Skeleton is a brutal sport, especially for the beginner. The ice makes traction really tricky. And when you’re going as fast as a speeding car, the margin for error is low. The slightest miscalculation on a steer will be instantly and severely punished. Imagine slamming into a guardrail at a high speed wearing nothing but a skin-tight racing suit and a hard plastic helmet, then ricocheting into the opposite wall, back and forth like a human ping-pong ball until you reach the bottom of the track — bloody, bruised and sometimes concussed.
As if that weren’t exhausting enough, you pull four to five Gs — as much as a fighter jet pilot — through some of the curves. After a few runs, your nervous system becomes fried, as if you’ve just stuck a metal fork into a 220-volt outlet. But you haul your sled out of the track, lick your wounds, take a deep breath, and ride up the hill in a repurposed Army truck to do it again. Over and over. There are no shortcuts.
Why did I pick such an extreme sport? I didn’t tell my mother at age 6: “I’m going to be the next great Olympian at the skeleton.” Quite frankly, I chose skeleton because it was my best chance of qualifying for the Winter Olympics. I’d missed the 2004 Summer Olympics by 0.1 seconds in swimming, and I wanted to try again in a different sport. Four of my friends and I had a barbecue one night a few years ago and we looked up the different winter sports on YouTube, one by one. Cross-country skiing was too hard; downhill skiing was too technical, and so on. Then I saw the skeleton. My first thought was, “That’s way too crazy.” My second thought was, “OK, I can do that.”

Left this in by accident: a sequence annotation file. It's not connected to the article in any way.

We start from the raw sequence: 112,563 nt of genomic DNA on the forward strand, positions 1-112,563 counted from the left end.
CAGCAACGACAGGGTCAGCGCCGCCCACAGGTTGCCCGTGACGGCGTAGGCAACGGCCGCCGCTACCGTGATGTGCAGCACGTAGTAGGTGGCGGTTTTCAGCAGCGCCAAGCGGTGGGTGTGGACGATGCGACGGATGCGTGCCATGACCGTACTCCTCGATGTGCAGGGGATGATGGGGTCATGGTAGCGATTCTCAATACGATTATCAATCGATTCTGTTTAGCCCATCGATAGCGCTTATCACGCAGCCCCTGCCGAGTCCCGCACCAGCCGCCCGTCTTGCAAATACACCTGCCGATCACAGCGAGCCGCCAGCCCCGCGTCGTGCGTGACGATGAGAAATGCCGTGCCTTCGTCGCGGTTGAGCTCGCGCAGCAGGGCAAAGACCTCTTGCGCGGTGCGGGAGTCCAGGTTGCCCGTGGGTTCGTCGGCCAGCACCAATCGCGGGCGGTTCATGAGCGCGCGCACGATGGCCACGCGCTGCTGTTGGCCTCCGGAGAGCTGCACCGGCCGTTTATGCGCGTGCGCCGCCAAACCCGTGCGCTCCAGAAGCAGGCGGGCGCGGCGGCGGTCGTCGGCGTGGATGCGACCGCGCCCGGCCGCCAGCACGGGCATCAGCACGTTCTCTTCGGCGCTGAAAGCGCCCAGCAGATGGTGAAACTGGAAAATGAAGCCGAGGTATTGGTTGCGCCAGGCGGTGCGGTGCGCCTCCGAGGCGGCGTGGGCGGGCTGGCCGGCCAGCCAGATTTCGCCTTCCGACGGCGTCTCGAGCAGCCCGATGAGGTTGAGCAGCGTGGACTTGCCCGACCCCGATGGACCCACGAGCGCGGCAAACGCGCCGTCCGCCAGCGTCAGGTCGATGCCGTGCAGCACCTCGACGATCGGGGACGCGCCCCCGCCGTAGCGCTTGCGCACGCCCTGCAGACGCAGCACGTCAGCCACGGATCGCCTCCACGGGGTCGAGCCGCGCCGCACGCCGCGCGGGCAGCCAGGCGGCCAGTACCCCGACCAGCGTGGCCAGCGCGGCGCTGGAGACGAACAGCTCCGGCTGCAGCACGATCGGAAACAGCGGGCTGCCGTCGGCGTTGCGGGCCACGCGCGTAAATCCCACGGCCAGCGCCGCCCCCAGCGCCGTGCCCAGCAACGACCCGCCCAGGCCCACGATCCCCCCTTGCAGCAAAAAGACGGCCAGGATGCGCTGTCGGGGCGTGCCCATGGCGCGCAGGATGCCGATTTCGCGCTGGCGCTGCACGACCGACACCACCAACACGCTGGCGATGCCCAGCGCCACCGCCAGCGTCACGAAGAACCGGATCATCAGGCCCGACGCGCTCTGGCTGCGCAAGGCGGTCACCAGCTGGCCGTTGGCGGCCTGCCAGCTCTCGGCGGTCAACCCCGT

During the skeleton off-season, I train with a swim team in Atlanta and do punishing strength and conditioning workouts with a personal trainer three times a week. Weekly yoga and massages accelerate my recovery in between training sessions, and I meditate regularly to improve my concentration and relax.
The hardest part of training for the Olympics actually lies outside of the skeleton track and the pool. Try convincing the Olympic Committee of a country that has never seen a snowflake to create its first Winter Olympic sports federation. That’s what I had to do. Somehow I persuaded them, but I’m on my own. I’m the coach, athlete, sponsor, trainer, administrative guy — a one-man Olympic team. The cool part is, if I make it in 2018, I’ll carry the flag for an entire nation.
Not all the barriers to the Olympics are athletic or bureaucratic. Chance plays a big role. Six months before the 2010 Olympics, I was diagnosed with two rare and aggressive blood cancers. Doctors told me that in order to survive, I would need a bone marrow or umbilical cord blood donor. And soon. Then, more bad news: I learned that black patients are underrepresented in the bone marrow registry, which means many die before they can find a match. I was fortunate. A Nigerian mother gave birth to a healthy baby in the US and donated the umbilical cord, which happened to match me. What are the odds?
I have my work cut out for me as a dual Olympic hopeful. But cancer patients — especially those who live in poverty in America and abroad — face even tougher odds. Their struggles for a chance to survive would put any Olympic trial to shame. That’s why, when I’m not training, I spend my time working for the American Cancer Society.
In the coming posts, I’ll explain more about why the Olympics are so important to me, why I’m willing to sacrifice almost anything and even risk my life to qualify. I want to inspire readers of The Players’ Tribune to stay true to their dreams, however crazy and no matter how long the odds. And I want to have fun.
Win or lose, it’s going to be one hell of a ride. Or swim. Take your pick.